The `chmod` command is used to adjust file permissions to read, write and execute for the owner, group and others.
chmod is an abbreviation of change mode. A file's mode is the set of permissions attached to it that control access:
Permission settings have different effects on regular files and on directories:
chmod can also set the special permissions setuid, setgid and sticky bit.
chmod commands may be given in symbolic notation:
u = file owner g = file group owner o = everyone else a = all of the above
chmod u+x #give owner only execute permission chmod o-w #remove global write permission chmod g=r #set group permission to read only chmod u+w,go=rx #give owner write permission & set permissions for group and others to read & execute only chmod g+s #add the setgid bit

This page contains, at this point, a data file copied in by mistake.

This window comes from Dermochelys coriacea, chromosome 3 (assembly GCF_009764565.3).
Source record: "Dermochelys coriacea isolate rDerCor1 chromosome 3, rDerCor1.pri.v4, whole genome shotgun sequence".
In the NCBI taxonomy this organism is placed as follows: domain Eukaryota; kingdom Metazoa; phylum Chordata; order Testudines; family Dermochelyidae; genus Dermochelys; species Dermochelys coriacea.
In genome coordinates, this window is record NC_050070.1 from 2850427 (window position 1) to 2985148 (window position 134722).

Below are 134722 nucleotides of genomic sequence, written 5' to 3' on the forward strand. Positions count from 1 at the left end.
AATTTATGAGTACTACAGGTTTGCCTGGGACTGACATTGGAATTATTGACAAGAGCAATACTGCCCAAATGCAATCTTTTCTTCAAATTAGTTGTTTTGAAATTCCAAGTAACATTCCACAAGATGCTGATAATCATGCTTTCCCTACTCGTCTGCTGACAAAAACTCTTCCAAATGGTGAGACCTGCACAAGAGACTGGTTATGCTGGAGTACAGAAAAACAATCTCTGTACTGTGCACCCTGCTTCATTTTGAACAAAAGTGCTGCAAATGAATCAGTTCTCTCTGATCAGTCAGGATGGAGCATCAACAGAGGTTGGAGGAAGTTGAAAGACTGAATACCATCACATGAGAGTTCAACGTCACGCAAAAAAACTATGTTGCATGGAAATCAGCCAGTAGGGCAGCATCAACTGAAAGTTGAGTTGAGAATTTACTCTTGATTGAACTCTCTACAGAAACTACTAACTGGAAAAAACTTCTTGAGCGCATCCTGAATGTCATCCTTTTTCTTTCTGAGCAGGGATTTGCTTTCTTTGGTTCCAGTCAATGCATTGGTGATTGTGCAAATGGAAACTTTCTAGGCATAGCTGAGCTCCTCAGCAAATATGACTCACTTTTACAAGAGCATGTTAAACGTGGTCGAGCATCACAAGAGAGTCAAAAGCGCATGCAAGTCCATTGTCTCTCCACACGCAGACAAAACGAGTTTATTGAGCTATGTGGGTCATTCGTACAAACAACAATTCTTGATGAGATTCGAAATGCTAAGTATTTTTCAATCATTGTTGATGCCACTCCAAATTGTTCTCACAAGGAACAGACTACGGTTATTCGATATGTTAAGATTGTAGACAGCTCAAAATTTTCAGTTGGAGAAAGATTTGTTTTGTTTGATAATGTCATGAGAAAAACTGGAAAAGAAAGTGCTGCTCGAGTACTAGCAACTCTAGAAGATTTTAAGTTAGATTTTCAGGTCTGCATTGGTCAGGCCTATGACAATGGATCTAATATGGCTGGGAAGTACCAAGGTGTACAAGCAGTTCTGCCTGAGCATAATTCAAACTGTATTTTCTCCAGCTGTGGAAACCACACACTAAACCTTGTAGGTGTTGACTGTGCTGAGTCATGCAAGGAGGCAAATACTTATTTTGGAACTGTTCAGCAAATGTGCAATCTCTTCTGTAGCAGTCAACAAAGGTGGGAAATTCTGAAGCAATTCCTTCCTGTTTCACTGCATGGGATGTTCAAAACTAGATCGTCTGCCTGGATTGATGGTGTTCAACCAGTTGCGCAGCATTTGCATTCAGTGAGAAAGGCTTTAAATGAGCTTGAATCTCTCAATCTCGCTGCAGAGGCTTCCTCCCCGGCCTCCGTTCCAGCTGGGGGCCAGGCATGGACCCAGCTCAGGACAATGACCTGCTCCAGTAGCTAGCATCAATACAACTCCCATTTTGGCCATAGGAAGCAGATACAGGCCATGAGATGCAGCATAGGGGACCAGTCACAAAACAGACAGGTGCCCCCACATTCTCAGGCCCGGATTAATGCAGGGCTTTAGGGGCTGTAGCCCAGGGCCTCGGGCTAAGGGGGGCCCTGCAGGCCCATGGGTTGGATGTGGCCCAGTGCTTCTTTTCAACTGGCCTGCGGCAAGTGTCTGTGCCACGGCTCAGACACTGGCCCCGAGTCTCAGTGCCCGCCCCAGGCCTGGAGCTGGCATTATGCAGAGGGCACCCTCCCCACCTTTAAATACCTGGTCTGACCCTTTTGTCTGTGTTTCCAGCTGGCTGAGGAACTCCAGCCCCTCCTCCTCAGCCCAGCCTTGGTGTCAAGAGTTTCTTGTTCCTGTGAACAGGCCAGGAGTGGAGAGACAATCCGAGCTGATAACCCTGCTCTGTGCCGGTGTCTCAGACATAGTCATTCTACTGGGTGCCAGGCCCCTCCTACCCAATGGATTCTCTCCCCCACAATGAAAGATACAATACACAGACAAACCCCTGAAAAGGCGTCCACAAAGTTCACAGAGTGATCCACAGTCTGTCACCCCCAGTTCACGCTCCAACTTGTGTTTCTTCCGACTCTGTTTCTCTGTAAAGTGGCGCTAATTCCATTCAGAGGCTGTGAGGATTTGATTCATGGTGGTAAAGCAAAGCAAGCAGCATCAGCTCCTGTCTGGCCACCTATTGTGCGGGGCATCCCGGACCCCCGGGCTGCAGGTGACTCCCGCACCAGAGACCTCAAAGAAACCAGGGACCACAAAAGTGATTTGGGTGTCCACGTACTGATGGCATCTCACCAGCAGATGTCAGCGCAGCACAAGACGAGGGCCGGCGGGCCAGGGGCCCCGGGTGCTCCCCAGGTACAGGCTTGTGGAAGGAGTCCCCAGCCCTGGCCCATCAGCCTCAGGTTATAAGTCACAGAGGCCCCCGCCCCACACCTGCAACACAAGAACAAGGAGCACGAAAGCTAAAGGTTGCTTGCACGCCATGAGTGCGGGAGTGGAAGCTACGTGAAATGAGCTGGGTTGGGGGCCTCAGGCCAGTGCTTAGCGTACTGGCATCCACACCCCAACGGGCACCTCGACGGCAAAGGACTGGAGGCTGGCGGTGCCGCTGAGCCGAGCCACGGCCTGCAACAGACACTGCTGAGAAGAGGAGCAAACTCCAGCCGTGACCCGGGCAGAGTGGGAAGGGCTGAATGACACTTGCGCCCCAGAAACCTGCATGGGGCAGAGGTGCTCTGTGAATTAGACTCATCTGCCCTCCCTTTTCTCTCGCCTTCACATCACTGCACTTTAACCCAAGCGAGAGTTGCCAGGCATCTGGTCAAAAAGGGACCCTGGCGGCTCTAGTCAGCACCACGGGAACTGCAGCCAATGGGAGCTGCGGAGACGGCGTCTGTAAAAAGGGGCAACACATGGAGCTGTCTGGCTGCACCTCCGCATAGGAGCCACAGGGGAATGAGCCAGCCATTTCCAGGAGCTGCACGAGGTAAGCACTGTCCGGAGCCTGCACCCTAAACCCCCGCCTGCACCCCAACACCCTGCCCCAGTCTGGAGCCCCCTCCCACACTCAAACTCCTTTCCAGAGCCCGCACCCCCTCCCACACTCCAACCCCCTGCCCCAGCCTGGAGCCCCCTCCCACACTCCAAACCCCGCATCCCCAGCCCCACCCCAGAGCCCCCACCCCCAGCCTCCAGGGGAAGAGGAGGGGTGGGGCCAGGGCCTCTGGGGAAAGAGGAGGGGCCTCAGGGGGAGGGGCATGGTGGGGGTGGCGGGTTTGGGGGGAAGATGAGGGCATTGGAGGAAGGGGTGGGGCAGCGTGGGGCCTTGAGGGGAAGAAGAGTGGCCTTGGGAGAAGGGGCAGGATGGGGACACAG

Octal notation may also be used. An absent digit will be interpreted as a leading zero, so
chmod 1 file is the same as
chmod 0001 file The last three digits refer to the three sections of the mode and act as follows:
1 = x only 2 = w only 3 = w and x 4 = r only 5 = r and x 6 = r and w 7 = r w and x
The first digit applies special permissions:
1 = sticky bit 2 = setgid 4 = setuid
chmod 644 #owner may read and write, group & others only read chmod 755 #owner may read write and execute, group & others read and execute chmod 2750 #setgid, owner may read write and execute, group may read and execute, others have no permissions
The command takes multiple file names as arguments:
chmod 744 foo bar baz #gives the owner rwx and all others r only on the files foo bar and baz
It also has a
-R recursive flag, but it is unusual for files and directories to need the same permissions.